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  • Austin James Jackson

A Step by Step Guide to Making a Landscape Photography Website


Creating a website is a daunting task for many amateur photographers. However, building a website is something that all aspiring photographers must do at some point. Whether you want to create your whole website in just a couple of days, or if you just want to spend a short amount of time building it each night, this guide will help you create a website to show off your landscape photography.


Step 1: What is the purpose of your website?

Decide what the purpose of your website will be. Do you want to sell prints? Attract commercial clients? Encourage someone to license your images?


It's important that you approach building a website with a purpose, not just because everyone else has a website. Different photographers find different website building platforms helpful for certain purposes, so I suggest you figure out what the main goal of your website will be before you start.


Step 2: Figure out the look and feel of your website.

Figure out what you want your website to look like. You can change things on the fly, but it's nice to have a rough idea of what you'd like it to look like before you start to build it. Decide what pages the website will have, and how you want to display your images.


I recommend going online and looking at the websites of photographers you like in order to get some inspiration for your website.


Step 3: Decide who you will Host Your Website.

If you know how to read and write code, Wordpress is by far the best option for a website. However, most photographers don't know how to write code for a website, so going through a website building company is the way to go. Most photographers use Squarespace, Wix, or SmugMug for their online portfolios. I'd recommend evaluating the price of all three, and deciding which one suits your needs the best.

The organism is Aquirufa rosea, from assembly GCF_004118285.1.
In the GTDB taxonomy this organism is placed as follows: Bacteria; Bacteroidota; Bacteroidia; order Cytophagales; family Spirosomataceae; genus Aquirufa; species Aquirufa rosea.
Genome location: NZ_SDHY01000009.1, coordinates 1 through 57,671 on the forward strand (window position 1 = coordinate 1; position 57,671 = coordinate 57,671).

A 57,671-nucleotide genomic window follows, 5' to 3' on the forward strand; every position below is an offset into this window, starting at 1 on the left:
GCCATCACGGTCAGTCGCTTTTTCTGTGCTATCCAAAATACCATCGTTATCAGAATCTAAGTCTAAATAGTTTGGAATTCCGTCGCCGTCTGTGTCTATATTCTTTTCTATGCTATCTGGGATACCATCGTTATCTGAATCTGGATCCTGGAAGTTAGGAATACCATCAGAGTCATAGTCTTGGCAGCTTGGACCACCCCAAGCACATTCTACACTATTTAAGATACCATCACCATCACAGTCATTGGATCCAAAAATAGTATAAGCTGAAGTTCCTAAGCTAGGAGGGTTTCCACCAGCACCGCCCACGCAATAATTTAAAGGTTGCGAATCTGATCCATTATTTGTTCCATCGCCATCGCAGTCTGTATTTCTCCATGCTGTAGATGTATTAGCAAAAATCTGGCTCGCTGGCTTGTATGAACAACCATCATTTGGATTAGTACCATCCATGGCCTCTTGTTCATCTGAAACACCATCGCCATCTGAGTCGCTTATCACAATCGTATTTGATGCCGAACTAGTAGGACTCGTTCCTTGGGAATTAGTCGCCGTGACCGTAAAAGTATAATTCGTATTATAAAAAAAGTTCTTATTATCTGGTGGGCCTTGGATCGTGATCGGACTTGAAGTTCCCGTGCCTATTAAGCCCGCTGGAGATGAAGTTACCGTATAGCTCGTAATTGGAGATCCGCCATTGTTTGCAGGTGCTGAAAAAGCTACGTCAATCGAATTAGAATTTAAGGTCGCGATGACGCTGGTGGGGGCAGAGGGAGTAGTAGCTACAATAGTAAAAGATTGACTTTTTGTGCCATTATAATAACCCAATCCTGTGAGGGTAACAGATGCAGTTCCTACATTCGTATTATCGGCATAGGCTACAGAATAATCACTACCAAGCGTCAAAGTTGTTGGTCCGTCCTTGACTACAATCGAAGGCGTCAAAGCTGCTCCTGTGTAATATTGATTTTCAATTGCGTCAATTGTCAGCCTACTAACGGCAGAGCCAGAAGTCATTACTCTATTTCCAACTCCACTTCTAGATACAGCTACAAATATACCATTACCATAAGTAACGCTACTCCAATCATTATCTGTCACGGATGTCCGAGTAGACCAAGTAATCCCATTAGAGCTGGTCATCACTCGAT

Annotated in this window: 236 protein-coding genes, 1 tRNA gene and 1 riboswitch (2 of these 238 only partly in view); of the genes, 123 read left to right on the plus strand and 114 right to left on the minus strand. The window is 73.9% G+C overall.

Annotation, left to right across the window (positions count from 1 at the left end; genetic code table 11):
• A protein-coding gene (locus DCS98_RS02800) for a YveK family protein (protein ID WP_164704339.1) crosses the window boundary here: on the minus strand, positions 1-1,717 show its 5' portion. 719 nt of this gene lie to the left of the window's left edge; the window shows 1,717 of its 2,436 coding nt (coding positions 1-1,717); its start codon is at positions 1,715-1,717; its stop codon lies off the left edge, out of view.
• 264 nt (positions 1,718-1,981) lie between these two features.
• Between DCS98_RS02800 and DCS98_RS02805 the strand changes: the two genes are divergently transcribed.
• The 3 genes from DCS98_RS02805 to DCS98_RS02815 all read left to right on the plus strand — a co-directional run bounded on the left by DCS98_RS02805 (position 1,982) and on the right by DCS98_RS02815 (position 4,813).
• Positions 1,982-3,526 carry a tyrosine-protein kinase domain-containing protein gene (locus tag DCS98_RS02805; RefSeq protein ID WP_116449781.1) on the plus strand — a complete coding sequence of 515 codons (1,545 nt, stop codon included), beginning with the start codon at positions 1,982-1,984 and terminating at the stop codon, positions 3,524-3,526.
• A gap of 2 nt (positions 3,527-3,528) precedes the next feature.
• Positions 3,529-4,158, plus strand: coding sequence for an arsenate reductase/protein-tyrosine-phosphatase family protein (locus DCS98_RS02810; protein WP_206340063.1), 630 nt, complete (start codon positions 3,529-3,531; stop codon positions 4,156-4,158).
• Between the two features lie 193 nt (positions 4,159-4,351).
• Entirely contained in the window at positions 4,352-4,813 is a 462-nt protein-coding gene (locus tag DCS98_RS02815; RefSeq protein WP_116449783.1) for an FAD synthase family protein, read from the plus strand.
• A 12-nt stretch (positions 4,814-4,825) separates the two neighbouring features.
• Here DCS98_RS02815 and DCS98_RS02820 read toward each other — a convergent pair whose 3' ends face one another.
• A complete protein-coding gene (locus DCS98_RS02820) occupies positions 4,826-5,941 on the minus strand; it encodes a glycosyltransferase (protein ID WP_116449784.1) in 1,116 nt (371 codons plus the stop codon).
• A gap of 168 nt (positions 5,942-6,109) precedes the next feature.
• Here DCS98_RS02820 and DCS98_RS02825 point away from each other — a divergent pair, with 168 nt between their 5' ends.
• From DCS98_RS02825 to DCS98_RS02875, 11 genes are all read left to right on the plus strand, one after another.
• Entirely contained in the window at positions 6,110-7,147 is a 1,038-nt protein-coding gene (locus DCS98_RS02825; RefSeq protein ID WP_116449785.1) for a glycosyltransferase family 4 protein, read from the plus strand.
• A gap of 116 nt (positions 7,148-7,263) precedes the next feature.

Check out all three options and their plans and decide which is the best for you. Most website builders will allow you to make a free website with their ads on the page, and a paid plan will allow you to remove ads and connect your own domain (for example: austinjamesjackson.com is my own domain, where as austinjamesjacksonDOTwixsiteDOTcom would not be).


Step 4: Build Your Website!

Spend a few days building out the pages of your website. Most website builders allow for responsive design, meaning that your website will look great on a computer, as well as on a mobile phone. Be sure to check out my blog post on 7 Common Mistakes Landscape Photographers Make on Their Websites, in order to avoid these common mistakes.


Be sure to carefully select only your best photos for your portfolio. Don't put anything on your online website that you wouldn't say is your absolute best work!


Step 5: Connect Your Domain

If your goal is to get any sort of professional work, it's essential that you have your own domain with a simple website name. I've always liked just using my name (austinjamesjackson.com) as my domain rather than something like austinjamesjacksonphotographyDOTcom, because it allows me to have the flexibility to expand the scope of my work without needing a new domain. Also, it is easy for my clients to remember since it is just my name.


I recommend getting a domain through GoDaddy. You can pay by the year, or multiple years at once for a reduced rate. Once you select and purchase a domain, you'll need to head back to your website host (SmugMug, Wix, Squarespace, etc.) and read the instructions on connecting a domain.


Step 6: Link to the website on social media

Your website is done, and your domain is connected. Now, it's time to add the link to all of your social media channels so that your followers can reach you! Make sure the website has a "Contact" spot somewhere obvious, so that someone interested in your services can reach you!

Building a website takes time and patience, but as a creative, it's crucial that you have an online portfolio to show your work. Be sure to spend time every so often updating the website with new images in order to keep it current. Once you start to build your website, I think you'll realize that it's easier than you thought!